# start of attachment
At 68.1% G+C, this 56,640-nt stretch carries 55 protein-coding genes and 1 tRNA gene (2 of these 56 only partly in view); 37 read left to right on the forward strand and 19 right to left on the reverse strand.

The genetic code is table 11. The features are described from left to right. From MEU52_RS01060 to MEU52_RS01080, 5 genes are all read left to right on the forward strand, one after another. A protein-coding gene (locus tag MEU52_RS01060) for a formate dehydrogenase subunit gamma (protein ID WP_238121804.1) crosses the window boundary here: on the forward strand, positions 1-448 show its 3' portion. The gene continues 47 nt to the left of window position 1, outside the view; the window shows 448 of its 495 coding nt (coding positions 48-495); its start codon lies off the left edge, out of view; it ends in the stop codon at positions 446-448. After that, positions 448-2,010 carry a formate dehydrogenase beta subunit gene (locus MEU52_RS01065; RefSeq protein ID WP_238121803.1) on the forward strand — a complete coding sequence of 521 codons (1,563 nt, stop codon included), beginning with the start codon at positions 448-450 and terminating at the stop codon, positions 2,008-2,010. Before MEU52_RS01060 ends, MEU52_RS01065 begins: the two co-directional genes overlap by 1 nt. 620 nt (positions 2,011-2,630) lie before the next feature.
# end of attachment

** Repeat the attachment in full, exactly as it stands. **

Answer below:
At 68.1% G+C, this 56,640-nt stretch carries 55 protein-coding genes and 1 tRNA gene (2 of these 56 only partly in view); 37 read left to right on the forward strand and 19 right to left on the reverse strand.

The genetic code is table 11. The features are described from left to right. From MEU52_RS01060 to MEU52_RS01080, 5 genes are all read left to right on the forward strand, one after another. A protein-coding gene (locus tag MEU52_RS01060) for a formate dehydrogenase subunit gamma (protein ID WP_238121804.1) crosses the window boundary here: on the forward strand, positions 1-448 show its 3' portion. The gene continues 47 nt to the left of window position 1, outside the view; the window shows 448 of its 495 coding nt (coding positions 48-495); its start codon lies off the left edge, out of view; it ends in the stop codon at positions 446-448. After that, positions 448-2,010 carry a formate dehydrogenase beta subunit gene (locus MEU52_RS01065; RefSeq protein ID WP_238121803.1) on the forward strand — a complete coding sequence of 521 codons (1,563 nt, stop codon included), beginning with the start codon at positions 448-450 and terminating at the stop codon, positions 2,008-2,010. Before MEU52_RS01060 ends, MEU52_RS01065 begins: the two co-directional genes overlap by 1 nt. 620 nt (positions 2,011-2,630) lie before the next feature.